9. Lucille Rinaldi's family believed that Frank was the killer. They were more aware than anyone else of the serious problems that prevented Frank and Lucille from living together almost their entire brief marriage.
10. After Frank Rinaldi was acquitted of the murder in the second trial he expended no time or resources looking for the "real" killer. I recently asked 11 couples ranging in age from their 20s to late 40s how they believed they would react if they were falsely accused of murdering their spouse and later acquitted. All 22 people said essentially the same thing: they would make it their life's work to help find the killer.
11. Why was Frank Rinaldi spending Christmas Eve morning and early afternoon with his close companion John Sipp shopping instead of with his wife who he had not seen in months, and with whom he was supposed to be working on improving the problems in their relationship? Frank Rinaldi lived less than a half a block from Franklin Street which contained the widest array of stores in North Carolina if he needed to go Christmas shopping. There were no malls then in the state. Franklin Street then had several great jewelry stores, at least three gift shops, a toy store, the two best record stores in the state, more than half a dozen women's clothing stores and twice that number of men's clothing stores. There was no better place to Christmas shop south of New York City or west of Dallas than downtown Chapel Hill. Frank certainly did not need transportation or a friend to Christmas shop with.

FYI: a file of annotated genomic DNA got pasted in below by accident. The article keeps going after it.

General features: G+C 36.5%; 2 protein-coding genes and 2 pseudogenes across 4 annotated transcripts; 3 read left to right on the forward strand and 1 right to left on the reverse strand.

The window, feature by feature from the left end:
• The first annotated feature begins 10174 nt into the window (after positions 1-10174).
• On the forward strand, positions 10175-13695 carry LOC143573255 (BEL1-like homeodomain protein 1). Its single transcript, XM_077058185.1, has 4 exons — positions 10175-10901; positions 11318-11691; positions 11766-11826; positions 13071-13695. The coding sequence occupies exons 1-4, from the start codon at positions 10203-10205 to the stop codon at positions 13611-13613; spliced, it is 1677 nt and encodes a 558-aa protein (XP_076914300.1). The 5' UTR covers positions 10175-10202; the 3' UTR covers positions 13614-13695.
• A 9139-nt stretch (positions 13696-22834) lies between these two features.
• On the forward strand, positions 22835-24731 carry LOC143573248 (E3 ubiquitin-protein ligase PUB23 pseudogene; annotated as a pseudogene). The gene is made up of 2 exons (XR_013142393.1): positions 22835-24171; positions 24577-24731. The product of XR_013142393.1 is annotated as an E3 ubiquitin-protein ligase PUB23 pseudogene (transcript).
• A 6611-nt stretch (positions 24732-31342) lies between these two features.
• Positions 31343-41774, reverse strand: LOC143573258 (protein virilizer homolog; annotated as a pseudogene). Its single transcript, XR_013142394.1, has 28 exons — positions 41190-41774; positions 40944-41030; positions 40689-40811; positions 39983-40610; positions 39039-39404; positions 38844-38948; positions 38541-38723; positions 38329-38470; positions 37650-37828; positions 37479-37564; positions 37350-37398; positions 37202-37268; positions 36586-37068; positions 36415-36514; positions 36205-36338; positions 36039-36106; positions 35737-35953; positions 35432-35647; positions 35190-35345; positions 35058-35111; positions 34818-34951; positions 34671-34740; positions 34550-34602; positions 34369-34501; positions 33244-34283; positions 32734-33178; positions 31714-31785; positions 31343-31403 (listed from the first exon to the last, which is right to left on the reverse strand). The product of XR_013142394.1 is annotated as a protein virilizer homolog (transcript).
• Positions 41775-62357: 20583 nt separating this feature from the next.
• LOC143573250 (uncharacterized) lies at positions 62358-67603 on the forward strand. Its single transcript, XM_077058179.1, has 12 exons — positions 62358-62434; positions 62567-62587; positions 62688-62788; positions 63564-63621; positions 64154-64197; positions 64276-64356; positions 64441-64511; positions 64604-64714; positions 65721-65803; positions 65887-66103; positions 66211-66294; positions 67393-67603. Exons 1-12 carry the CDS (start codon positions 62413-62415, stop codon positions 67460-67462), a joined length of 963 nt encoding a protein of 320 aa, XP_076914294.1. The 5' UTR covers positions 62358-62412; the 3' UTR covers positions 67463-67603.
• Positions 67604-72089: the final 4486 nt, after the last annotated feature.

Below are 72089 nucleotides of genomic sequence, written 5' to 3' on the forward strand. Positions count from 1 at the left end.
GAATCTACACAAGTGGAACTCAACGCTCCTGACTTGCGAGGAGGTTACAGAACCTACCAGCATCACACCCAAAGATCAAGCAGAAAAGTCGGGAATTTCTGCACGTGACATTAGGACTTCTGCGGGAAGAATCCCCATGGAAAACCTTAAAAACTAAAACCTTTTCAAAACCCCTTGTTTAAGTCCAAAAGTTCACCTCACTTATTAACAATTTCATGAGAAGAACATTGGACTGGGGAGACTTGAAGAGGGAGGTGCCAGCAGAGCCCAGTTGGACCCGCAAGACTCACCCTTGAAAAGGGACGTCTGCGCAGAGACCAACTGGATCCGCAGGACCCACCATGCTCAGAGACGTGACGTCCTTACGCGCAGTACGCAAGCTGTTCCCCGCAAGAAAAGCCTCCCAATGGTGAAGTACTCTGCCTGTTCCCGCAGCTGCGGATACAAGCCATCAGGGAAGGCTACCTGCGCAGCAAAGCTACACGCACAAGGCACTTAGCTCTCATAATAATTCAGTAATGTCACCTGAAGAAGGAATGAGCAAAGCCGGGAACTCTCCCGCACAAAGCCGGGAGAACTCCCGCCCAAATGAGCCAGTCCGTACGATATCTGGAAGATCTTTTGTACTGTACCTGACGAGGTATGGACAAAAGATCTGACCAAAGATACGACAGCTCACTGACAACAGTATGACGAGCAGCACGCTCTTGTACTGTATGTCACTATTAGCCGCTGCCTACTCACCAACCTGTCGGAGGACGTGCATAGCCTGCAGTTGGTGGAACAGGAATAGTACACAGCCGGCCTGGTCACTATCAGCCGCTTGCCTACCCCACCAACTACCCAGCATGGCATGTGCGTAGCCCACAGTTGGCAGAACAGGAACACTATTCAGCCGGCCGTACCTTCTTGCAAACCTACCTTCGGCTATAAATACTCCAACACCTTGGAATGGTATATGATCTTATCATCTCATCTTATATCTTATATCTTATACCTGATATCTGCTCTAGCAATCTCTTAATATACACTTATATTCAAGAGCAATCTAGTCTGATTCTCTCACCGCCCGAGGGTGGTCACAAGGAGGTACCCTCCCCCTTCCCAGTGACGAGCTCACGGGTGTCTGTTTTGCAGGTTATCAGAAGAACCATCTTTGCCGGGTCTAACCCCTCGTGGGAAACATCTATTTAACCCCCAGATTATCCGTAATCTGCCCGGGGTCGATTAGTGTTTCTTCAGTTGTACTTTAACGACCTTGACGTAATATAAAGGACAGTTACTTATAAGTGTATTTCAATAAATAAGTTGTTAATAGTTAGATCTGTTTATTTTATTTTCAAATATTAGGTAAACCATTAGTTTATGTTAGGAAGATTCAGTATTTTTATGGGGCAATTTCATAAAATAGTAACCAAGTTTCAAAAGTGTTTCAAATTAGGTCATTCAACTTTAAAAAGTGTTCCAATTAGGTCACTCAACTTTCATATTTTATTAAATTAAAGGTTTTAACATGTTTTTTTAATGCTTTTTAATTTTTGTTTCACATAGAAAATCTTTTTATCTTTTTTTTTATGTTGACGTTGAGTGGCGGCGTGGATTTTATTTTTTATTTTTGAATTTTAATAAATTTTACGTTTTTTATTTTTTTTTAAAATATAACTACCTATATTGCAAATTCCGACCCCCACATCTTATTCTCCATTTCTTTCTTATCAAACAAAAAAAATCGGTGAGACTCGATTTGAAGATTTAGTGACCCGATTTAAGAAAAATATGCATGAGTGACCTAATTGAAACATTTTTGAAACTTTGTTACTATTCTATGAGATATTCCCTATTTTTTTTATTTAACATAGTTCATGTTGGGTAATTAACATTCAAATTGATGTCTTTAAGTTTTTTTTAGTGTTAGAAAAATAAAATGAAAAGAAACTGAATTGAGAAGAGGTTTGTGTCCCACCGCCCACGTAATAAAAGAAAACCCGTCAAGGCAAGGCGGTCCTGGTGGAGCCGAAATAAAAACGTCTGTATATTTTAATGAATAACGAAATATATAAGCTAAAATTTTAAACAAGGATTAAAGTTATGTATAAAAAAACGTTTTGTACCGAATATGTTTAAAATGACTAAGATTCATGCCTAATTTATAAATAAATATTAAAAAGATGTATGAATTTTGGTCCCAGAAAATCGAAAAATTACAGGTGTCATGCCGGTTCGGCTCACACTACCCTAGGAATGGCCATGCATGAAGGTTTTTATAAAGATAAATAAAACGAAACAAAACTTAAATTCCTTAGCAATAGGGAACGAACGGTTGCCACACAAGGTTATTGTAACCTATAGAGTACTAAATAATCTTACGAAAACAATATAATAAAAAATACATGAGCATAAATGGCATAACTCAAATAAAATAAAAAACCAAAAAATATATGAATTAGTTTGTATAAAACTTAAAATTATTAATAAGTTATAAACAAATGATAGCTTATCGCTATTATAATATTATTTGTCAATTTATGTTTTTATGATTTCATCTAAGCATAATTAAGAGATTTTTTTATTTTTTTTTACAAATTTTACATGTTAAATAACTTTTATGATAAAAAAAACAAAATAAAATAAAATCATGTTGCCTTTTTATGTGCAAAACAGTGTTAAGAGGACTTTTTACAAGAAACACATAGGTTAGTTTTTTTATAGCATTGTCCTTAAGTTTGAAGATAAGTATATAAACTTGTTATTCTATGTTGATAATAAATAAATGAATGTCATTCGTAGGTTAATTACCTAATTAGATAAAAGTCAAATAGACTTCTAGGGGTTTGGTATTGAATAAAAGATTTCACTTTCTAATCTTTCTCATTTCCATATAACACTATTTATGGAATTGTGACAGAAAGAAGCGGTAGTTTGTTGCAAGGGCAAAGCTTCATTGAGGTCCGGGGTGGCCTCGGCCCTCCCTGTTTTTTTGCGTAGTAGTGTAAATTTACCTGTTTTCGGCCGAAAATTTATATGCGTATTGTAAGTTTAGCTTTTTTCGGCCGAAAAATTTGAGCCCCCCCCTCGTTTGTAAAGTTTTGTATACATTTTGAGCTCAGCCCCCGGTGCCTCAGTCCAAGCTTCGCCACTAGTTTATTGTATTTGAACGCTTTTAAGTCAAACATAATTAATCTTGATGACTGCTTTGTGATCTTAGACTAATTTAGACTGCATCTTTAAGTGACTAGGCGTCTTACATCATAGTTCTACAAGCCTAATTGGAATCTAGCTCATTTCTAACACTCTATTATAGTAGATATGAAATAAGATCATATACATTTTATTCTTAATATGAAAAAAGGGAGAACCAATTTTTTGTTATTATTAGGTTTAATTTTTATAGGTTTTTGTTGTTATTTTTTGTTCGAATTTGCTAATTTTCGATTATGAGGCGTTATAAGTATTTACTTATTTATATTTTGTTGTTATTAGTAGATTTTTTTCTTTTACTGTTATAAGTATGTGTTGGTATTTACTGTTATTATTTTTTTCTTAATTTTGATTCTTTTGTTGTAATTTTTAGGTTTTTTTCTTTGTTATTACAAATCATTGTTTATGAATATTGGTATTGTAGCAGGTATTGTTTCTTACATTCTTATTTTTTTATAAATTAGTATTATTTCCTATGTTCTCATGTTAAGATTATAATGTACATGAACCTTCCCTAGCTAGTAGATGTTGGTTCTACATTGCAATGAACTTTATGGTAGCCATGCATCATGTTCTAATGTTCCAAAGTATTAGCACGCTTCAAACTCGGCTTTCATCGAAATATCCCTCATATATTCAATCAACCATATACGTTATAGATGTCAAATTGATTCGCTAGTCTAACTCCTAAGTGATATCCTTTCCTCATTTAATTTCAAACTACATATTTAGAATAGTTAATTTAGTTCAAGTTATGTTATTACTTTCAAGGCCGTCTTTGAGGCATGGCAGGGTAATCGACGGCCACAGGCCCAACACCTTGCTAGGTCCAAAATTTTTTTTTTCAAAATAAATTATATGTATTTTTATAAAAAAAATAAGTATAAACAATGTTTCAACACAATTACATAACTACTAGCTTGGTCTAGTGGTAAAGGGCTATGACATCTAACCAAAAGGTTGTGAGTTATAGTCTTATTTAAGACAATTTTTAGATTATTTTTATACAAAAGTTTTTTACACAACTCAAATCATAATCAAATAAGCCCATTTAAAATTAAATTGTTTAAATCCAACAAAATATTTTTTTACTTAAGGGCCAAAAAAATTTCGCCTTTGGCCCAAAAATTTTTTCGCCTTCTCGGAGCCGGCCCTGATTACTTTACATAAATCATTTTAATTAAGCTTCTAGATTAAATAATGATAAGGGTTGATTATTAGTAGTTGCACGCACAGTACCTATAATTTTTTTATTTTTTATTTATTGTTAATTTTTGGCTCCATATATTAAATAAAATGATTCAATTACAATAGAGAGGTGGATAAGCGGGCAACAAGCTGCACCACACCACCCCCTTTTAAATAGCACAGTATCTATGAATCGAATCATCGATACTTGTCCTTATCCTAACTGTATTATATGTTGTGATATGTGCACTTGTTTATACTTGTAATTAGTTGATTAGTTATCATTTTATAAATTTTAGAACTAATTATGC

12. If Frank Rinaldi is innocent then for the only time I can discover in Chapel Hill history someone randomly walked into a small student apartment with the intent of killing in broad daylight someone they did not know. They had no other motive, and strangely there was never a similar crime in Chapel Hill history.
Statistics from the National Coalition Against Domestic Violence show that nine out of ten women who are murdered knew their killer, and that it is practically unheard of for a woman to be murdered alone in her home in broad daylight by a stranger.